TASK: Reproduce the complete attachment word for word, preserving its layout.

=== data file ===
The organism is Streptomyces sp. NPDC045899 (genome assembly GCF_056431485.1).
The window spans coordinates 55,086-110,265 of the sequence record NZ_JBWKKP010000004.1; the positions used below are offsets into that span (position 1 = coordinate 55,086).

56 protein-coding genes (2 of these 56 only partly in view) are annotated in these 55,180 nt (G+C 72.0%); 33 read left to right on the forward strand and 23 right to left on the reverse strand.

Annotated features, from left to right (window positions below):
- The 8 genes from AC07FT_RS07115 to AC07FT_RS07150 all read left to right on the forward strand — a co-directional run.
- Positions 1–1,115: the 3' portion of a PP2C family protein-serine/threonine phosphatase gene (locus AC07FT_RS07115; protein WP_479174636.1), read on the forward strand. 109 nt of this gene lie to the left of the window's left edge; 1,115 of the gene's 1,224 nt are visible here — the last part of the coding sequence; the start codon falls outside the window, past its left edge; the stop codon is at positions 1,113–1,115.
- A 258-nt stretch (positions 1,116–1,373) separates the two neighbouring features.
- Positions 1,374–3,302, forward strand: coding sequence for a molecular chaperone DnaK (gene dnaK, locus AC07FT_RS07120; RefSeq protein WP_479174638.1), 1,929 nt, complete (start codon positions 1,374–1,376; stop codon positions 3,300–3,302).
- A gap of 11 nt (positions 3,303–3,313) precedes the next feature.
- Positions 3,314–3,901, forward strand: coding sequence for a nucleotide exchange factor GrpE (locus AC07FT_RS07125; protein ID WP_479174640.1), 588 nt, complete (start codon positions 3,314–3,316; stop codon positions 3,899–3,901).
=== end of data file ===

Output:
The organism is Streptomyces sp. NPDC045899 (genome assembly GCF_056431485.1).
The window spans coordinates 55,086-110,265 of the sequence record NZ_JBWKKP010000004.1; the positions used below are offsets into that span (position 1 = coordinate 55,086).

56 protein-coding genes (2 of these 56 only partly in view) are annotated in these 55,180 nt (G+C 72.0%); 33 read left to right on the forward strand and 23 right to left on the reverse strand.

Annotated features, from left to right (window positions below):
- The 8 genes from AC07FT_RS07115 to AC07FT_RS07150 all read left to right on the forward strand — a co-directional run.
- Positions 1–1,115: the 3' portion of a PP2C family protein-serine/threonine phosphatase gene (locus AC07FT_RS07115; protein WP_479174636.1), read on the forward strand. 109 nt of this gene lie to the left of the window's left edge; 1,115 of the gene's 1,224 nt are visible here — the last part of the coding sequence; the start codon falls outside the window, past its left edge; the stop codon is at positions 1,113–1,115.
- A 258-nt stretch (positions 1,116–1,373) separates the two neighbouring features.
- Positions 1,374–3,302, forward strand: coding sequence for a molecular chaperone DnaK (gene dnaK, locus AC07FT_RS07120; RefSeq protein WP_479174638.1), 1,929 nt, complete (start codon positions 1,374–1,376; stop codon positions 3,300–3,302).
- A gap of 11 nt (positions 3,303–3,313) precedes the next feature.
- Positions 3,314–3,901, forward strand: coding sequence for a nucleotide exchange factor GrpE (locus AC07FT_RS07125; protein ID WP_479174640.1), 588 nt, complete (start codon positions 3,314–3,316; stop codon positions 3,899–3,901).